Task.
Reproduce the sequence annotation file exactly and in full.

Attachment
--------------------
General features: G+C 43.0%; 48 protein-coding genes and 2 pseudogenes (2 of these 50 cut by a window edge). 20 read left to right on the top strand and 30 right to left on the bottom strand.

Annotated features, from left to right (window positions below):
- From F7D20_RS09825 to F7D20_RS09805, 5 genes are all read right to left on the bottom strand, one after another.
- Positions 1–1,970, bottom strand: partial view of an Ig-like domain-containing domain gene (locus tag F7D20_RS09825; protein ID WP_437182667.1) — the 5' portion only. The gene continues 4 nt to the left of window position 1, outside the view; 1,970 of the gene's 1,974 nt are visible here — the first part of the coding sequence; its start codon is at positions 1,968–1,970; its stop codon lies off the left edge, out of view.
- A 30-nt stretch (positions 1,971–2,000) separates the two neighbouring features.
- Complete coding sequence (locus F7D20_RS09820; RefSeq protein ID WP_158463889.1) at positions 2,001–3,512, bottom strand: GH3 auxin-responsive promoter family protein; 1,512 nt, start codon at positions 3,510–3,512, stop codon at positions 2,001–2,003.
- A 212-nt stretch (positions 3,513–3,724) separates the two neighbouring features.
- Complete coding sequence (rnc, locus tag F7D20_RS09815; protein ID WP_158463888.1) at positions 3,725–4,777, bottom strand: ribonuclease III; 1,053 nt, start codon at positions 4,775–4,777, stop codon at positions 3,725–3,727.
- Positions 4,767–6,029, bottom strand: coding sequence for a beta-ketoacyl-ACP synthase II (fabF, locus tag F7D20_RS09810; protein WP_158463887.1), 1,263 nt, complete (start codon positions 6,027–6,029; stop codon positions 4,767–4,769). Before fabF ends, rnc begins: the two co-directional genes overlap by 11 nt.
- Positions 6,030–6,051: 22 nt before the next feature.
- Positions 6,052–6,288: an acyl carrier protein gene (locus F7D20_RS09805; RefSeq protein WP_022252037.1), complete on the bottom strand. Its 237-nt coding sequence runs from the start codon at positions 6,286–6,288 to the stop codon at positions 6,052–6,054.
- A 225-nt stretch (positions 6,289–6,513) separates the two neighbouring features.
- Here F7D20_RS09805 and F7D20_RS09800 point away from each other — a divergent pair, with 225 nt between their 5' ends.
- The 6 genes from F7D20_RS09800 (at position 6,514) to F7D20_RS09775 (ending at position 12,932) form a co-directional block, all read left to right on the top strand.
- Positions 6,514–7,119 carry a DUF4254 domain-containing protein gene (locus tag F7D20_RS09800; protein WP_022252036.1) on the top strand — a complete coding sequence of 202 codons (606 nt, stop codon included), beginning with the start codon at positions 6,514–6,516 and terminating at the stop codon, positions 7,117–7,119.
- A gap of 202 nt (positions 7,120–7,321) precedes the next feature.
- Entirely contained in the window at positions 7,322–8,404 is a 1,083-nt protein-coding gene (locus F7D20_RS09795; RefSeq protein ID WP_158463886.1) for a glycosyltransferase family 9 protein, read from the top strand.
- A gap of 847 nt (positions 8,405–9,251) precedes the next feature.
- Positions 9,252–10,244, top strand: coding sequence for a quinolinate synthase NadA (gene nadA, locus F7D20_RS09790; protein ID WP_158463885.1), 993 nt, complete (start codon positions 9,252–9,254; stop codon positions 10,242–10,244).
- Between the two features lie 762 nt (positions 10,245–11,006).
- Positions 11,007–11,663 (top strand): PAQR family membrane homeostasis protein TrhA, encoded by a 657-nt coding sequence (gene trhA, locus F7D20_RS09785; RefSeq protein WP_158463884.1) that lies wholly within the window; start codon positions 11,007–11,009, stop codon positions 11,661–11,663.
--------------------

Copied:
General features: G+C 43.0%; 48 protein-coding genes and 2 pseudogenes (2 of these 50 cut by a window edge). 20 read left to right on the top strand and 30 right to left on the bottom strand.

Annotated features, from left to right (window positions below):
- From F7D20_RS09825 to F7D20_RS09805, 5 genes are all read right to left on the bottom strand, one after another.
- Positions 1–1,970, bottom strand: partial view of an Ig-like domain-containing domain gene (locus tag F7D20_RS09825; protein ID WP_437182667.1) — the 5' portion only. The gene continues 4 nt to the left of window position 1, outside the view; 1,970 of the gene's 1,974 nt are visible here — the first part of the coding sequence; its start codon is at positions 1,968–1,970; its stop codon lies off the left edge, out of view.
- A 30-nt stretch (positions 1,971–2,000) separates the two neighbouring features.
- Complete coding sequence (locus F7D20_RS09820; RefSeq protein ID WP_158463889.1) at positions 2,001–3,512, bottom strand: GH3 auxin-responsive promoter family protein; 1,512 nt, start codon at positions 3,510–3,512, stop codon at positions 2,001–2,003.
- A 212-nt stretch (positions 3,513–3,724) separates the two neighbouring features.
- Complete coding sequence (rnc, locus tag F7D20_RS09815; protein ID WP_158463888.1) at positions 3,725–4,777, bottom strand: ribonuclease III; 1,053 nt, start codon at positions 4,775–4,777, stop codon at positions 3,725–3,727.
- Positions 4,767–6,029, bottom strand: coding sequence for a beta-ketoacyl-ACP synthase II (fabF, locus tag F7D20_RS09810; protein WP_158463887.1), 1,263 nt, complete (start codon positions 6,027–6,029; stop codon positions 4,767–4,769). Before fabF ends, rnc begins: the two co-directional genes overlap by 11 nt.
- Positions 6,030–6,051: 22 nt before the next feature.
- Positions 6,052–6,288: an acyl carrier protein gene (locus F7D20_RS09805; RefSeq protein WP_022252037.1), complete on the bottom strand. Its 237-nt coding sequence runs from the start codon at positions 6,286–6,288 to the stop codon at positions 6,052–6,054.
- A 225-nt stretch (positions 6,289–6,513) separates the two neighbouring features.
- Here F7D20_RS09805 and F7D20_RS09800 point away from each other — a divergent pair, with 225 nt between their 5' ends.
- The 6 genes from F7D20_RS09800 (at position 6,514) to F7D20_RS09775 (ending at position 12,932) form a co-directional block, all read left to right on the top strand.
- Positions 6,514–7,119 carry a DUF4254 domain-containing protein gene (locus tag F7D20_RS09800; protein WP_022252036.1) on the top strand — a complete coding sequence of 202 codons (606 nt, stop codon included), beginning with the start codon at positions 6,514–6,516 and terminating at the stop codon, positions 7,117–7,119.
- A gap of 202 nt (positions 7,120–7,321) precedes the next feature.
- Entirely contained in the window at positions 7,322–8,404 is a 1,083-nt protein-coding gene (locus F7D20_RS09795; RefSeq protein ID WP_158463886.1) for a glycosyltransferase family 9 protein, read from the top strand.
- A gap of 847 nt (positions 8,405–9,251) precedes the next feature.
- Positions 9,252–10,244, top strand: coding sequence for a quinolinate synthase NadA (gene nadA, locus F7D20_RS09790; protein ID WP_158463885.1), 993 nt, complete (start codon positions 9,252–9,254; stop codon positions 10,242–10,244).
- Between the two features lie 762 nt (positions 10,245–11,006).
- Positions 11,007–11,663 (top strand): PAQR family membrane homeostasis protein TrhA, encoded by a 657-nt coding sequence (gene trhA, locus F7D20_RS09785; RefSeq protein WP_158463884.1) that lies wholly within the window; start codon positions 11,007–11,009, stop codon positions 11,661–11,663.